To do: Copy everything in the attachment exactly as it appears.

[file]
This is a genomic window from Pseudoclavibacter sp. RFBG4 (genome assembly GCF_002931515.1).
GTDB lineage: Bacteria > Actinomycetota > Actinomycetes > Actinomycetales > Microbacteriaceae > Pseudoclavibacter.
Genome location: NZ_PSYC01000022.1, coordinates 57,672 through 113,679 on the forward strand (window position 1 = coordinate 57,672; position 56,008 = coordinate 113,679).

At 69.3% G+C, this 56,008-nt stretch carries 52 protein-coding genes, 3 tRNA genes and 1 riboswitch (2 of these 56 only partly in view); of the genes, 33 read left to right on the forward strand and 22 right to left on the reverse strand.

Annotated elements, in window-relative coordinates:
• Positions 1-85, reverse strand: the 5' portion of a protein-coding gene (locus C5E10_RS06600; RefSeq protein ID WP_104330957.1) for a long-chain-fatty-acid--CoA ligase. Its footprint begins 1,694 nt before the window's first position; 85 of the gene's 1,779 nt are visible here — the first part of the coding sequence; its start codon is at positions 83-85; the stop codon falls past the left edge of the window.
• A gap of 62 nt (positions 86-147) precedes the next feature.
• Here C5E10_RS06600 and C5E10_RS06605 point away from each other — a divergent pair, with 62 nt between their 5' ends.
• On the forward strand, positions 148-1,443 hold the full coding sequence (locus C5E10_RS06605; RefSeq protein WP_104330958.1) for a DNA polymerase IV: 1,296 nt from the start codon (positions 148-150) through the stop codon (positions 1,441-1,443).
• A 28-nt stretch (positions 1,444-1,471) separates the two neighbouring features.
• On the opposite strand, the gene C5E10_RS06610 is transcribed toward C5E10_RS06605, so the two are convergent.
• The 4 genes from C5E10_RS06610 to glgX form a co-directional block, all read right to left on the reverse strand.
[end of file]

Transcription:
This is a genomic window from Pseudoclavibacter sp. RFBG4 (genome assembly GCF_002931515.1).
GTDB lineage: Bacteria > Actinomycetota > Actinomycetes > Actinomycetales > Microbacteriaceae > Pseudoclavibacter.
Genome location: NZ_PSYC01000022.1, coordinates 57,672 through 113,679 on the forward strand (window position 1 = coordinate 57,672; position 56,008 = coordinate 113,679).

At 69.3% G+C, this 56,008-nt stretch carries 52 protein-coding genes, 3 tRNA genes and 1 riboswitch (2 of these 56 only partly in view); of the genes, 33 read left to right on the forward strand and 22 right to left on the reverse strand.

Annotated elements, in window-relative coordinates:
• Positions 1-85, reverse strand: the 5' portion of a protein-coding gene (locus C5E10_RS06600; RefSeq protein ID WP_104330957.1) for a long-chain-fatty-acid--CoA ligase. Its footprint begins 1,694 nt before the window's first position; 85 of the gene's 1,779 nt are visible here — the first part of the coding sequence; its start codon is at positions 83-85; the stop codon falls past the left edge of the window.
• A gap of 62 nt (positions 86-147) precedes the next feature.
• Here C5E10_RS06600 and C5E10_RS06605 point away from each other — a divergent pair, with 62 nt between their 5' ends.
• On the forward strand, positions 148-1,443 hold the full coding sequence (locus C5E10_RS06605; RefSeq protein WP_104330958.1) for a DNA polymerase IV: 1,296 nt from the start codon (positions 148-150) through the stop codon (positions 1,441-1,443).
• A 28-nt stretch (positions 1,444-1,471) separates the two neighbouring features.
• On the opposite strand, the gene C5E10_RS06610 is transcribed toward C5E10_RS06605, so the two are convergent.
• The 4 genes from C5E10_RS06610 to glgX form a co-directional block, all read right to left on the reverse strand.